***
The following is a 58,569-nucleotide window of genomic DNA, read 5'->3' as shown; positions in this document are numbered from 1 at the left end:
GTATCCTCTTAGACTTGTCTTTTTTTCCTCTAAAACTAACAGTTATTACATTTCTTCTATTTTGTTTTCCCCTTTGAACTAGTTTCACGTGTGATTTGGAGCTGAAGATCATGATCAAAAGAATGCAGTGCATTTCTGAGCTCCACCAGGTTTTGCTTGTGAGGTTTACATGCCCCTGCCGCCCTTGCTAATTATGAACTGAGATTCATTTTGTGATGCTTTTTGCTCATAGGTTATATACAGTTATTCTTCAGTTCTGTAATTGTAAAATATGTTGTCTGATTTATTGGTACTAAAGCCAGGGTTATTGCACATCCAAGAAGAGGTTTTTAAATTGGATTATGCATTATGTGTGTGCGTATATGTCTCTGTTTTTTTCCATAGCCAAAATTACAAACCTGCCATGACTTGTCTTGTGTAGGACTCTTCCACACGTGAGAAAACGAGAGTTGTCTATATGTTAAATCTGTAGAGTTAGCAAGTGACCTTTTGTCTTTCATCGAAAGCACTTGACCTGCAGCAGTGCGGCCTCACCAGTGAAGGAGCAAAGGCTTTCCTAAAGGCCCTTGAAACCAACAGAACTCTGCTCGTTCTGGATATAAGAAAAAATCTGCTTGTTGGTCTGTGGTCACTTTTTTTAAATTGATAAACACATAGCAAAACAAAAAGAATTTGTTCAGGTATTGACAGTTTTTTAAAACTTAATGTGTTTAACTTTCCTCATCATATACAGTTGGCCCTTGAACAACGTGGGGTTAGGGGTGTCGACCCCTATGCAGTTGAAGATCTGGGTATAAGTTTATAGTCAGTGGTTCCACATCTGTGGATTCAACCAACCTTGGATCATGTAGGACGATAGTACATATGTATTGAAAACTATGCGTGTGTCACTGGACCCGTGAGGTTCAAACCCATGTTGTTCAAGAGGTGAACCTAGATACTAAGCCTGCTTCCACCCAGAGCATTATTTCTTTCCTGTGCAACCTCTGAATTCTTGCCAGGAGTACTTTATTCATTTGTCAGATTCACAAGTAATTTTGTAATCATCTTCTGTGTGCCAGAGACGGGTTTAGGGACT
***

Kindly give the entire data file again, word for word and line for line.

The following is a 58,569-nucleotide window of genomic DNA, read 5'->3' as shown; positions in this document are numbered from 1 at the left end:
GTATCCTCTTAGACTTGTCTTTTTTTCCTCTAAAACTAACAGTTATTACATTTCTTCTATTTTGTTTTCCCCTTTGAACTAGTTTCACGTGTGATTTGGAGCTGAAGATCATGATCAAAAGAATGCAGTGCATTTCTGAGCTCCACCAGGTTTTGCTTGTGAGGTTTACATGCCCCTGCCGCCCTTGCTAATTATGAACTGAGATTCATTTTGTGATGCTTTTTGCTCATAGGTTATATACAGTTATTCTTCAGTTCTGTAATTGTAAAATATGTTGTCTGATTTATTGGTACTAAAGCCAGGGTTATTGCACATCCAAGAAGAGGTTTTTAAATTGGATTATGCATTATGTGTGTGCGTATATGTCTCTGTTTTTTTCCATAGCCAAAATTACAAACCTGCCATGACTTGTCTTGTGTAGGACTCTTCCACACGTGAGAAAACGAGAGTTGTCTATATGTTAAATCTGTAGAGTTAGCAAGTGACCTTTTGTCTTTCATCGAAAGCACTTGACCTGCAGCAGTGCGGCCTCACCAGTGAAGGAGCAAAGGCTTTCCTAAAGGCCCTTGAAACCAACAGAACTCTGCTCGTTCTGGATATAAGAAAAAATCTGCTTGTTGGTCTGTGGTCACTTTTTTTAAATTGATAAACACATAGCAAAACAAAAAGAATTTGTTCAGGTATTGACAGTTTTTTAAAACTTAATGTGTTTAACTTTCCTCATCATATACAGTTGGCCCTTGAACAACGTGGGGTTAGGGGTGTCGACCCCTATGCAGTTGAAGATCTGGGTATAAGTTTATAGTCAGTGGTTCCACATCTGTGGATTCAACCAACCTTGGATCATGTAGGACGATAGTACATATGTATTGAAAACTATGCGTGTGTCACTGGACCCGTGAGGTTCAAACCCATGTTGTTCAAGAGGTGAACCTAGATACTAAGCCTGCTTCCACCCAGAGCATTATTTCTTTCCTGTGCAACCTCTGAATTCTTGCCAGGAGTACTTTATTCATTTGTCAGATTCACAAGTAATTTTGTAATCATCTTCTGTGTGCCAGAGACGGGTTTAGGGACT